“The fleet of nearly 250 trawl boats that catch groundfish (species such as pollock and yellowfin sole that congregate on or near the ocean floor), have recorded banner seasons – permitted to bring in between 3 and 4 billion pounds of fish annually for worldwide distribution,” reported the story below. “What makes this inequity especially jarring for the captains of halibut, crab and salmon boats is that the trawlers, some as long as a football field, which drag vast nets along the sea bottom, also scoop up millions of pounds of species they don’t actually want, and they throw most of it overboard no matter how valuable it might otherwise be.”
The fishery that is the focus of bycatch charges vis-a-vis Yukon kings is the pollock fishery, which – according to Marine Stewardship Council, an international non-profit that tracks and certifies sustainable fisheries – is a “midwater trawl fishery,” not a bottom dragger, with “proportions of bycatch (that) are very low, below 1 percent.”
NOAA echoes that assessment by saying that the nets might sometimes make contact with the bottom, but “have minimal impact on habitat” in “one of the cleanest (fisheries) in terms of incidental catch of other species.”
Nonetheless, among the general public, by-catch of Chinook salmon in the pollock fishery is a widely popular explanation for why returns of kings to both the Yukon and the nearby Kuskowim River have tanked. This is especially so in Peltola’s hometown of Bethel.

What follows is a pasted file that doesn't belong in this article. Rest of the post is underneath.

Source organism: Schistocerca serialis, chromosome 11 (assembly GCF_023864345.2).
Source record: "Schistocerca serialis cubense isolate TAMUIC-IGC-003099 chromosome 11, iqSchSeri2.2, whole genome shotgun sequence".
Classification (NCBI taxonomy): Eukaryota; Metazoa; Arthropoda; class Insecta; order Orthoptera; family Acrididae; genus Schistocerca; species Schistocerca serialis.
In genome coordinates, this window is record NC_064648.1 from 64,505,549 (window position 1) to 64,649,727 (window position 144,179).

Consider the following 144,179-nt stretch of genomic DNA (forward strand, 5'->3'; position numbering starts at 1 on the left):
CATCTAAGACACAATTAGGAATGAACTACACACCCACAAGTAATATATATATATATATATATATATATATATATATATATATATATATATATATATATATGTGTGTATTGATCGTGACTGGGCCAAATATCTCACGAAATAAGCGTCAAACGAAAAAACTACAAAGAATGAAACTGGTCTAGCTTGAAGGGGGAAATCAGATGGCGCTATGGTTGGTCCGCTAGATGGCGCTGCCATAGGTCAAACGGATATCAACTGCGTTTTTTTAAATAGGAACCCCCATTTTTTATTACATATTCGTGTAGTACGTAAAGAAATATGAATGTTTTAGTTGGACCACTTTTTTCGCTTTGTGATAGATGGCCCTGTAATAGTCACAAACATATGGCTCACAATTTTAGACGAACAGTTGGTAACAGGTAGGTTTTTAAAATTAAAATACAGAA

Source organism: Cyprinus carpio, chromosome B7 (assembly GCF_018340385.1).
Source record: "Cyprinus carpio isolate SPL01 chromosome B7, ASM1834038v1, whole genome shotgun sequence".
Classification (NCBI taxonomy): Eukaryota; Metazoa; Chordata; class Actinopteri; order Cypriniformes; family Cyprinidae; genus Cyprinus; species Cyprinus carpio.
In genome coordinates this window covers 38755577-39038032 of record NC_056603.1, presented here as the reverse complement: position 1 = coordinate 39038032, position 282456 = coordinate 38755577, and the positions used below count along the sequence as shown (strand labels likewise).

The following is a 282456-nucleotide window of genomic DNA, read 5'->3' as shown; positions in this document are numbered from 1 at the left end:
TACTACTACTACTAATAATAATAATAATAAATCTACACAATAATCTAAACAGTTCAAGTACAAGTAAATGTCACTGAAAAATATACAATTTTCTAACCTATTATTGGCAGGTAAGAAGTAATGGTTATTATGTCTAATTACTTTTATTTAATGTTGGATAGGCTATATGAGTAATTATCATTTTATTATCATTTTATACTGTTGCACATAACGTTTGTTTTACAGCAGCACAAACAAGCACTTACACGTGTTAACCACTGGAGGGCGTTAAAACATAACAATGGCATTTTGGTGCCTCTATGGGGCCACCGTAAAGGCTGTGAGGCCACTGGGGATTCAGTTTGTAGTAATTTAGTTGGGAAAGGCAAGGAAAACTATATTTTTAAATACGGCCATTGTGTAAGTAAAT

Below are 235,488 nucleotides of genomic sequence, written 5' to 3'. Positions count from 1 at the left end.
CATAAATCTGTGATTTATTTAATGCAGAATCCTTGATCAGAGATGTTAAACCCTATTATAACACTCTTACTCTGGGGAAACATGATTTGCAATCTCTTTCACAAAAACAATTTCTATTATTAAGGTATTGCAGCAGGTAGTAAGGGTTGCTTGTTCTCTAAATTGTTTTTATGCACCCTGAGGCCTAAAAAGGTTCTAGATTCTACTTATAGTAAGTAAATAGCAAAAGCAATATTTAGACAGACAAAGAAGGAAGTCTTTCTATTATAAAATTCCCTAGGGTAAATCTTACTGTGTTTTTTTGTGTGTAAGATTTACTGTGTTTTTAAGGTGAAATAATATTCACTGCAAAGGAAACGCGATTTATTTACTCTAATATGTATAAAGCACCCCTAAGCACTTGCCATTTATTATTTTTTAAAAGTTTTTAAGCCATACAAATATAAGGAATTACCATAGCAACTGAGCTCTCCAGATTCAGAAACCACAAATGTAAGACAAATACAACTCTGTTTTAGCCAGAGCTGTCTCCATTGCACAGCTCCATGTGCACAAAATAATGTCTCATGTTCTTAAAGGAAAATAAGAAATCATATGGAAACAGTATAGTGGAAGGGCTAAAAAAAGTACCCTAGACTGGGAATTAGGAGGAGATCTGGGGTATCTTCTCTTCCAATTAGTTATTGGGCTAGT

Never mind that most of the scientists who’ve seriously looked at the issue aren’t buying the explanation.
As Howard and von Biela observed in their paper, “Chinook salmon production patterns are likely unrelated to events that occur later in the marine life such as: bycatch in high seas commercial fisheries, directed Chinook salmon fisheries in marine or estuarine waters, or the predation of marine mammals on larger and older salmon.”
“Consequently, the life history periods of interest for understanding Yukon River Chinook salmon population dynamics include the spawning adults, egg, fry, and smolt/marine juvenile life stages.”
Maximum sustained mistakes
The latter could be highly important because of the decades-long, MSY management of pollock, along with Bristol Bay sockeye salmon and Russian pink salmon. MSY, or “maximum sustained yield” as even most of those only remotely familiar with commercial fisheries will recognize the acronym, has long been the holy grail of fisheries management.
NOAA is especially proud of how its MSY management of Bering Sea pollock has maintained an annual harvest of around 1 million metric tonnes (2.2 billion pounds) per year since the mid-1970s.
“Management of fisheries off Alaska is, by all accounts, a success story of biological and economic sustainability,” Chris Oliver, then the executive director of the North Pacific Fisheries Management Council told Congress in 2005. The NPFMC, or the council “family” as it sometimes refers to itself, is a government-appointed citizen committee that determines fishing allocations and sets quotas for harvests in the federal Fishery Conservation Zone (FCZ) from three to 200 miles off the U.S. coast.
Those regulations are then reviewed and codified by NOAA, an agency within the Commerce Department. The reviews are usually just a rubber stamp.
In his speech to Congress, Oliver referred to ecosystem-based management, ecosystem considerations, ecosystem functions, ecosystem forums, the overall ecosystem, ecosystem plans, ecosystem-related research, ecosystem-oriented management, and the ecosystem, 42 times but NPFMC fishery management has a lot more to do with money than with the ecosystem.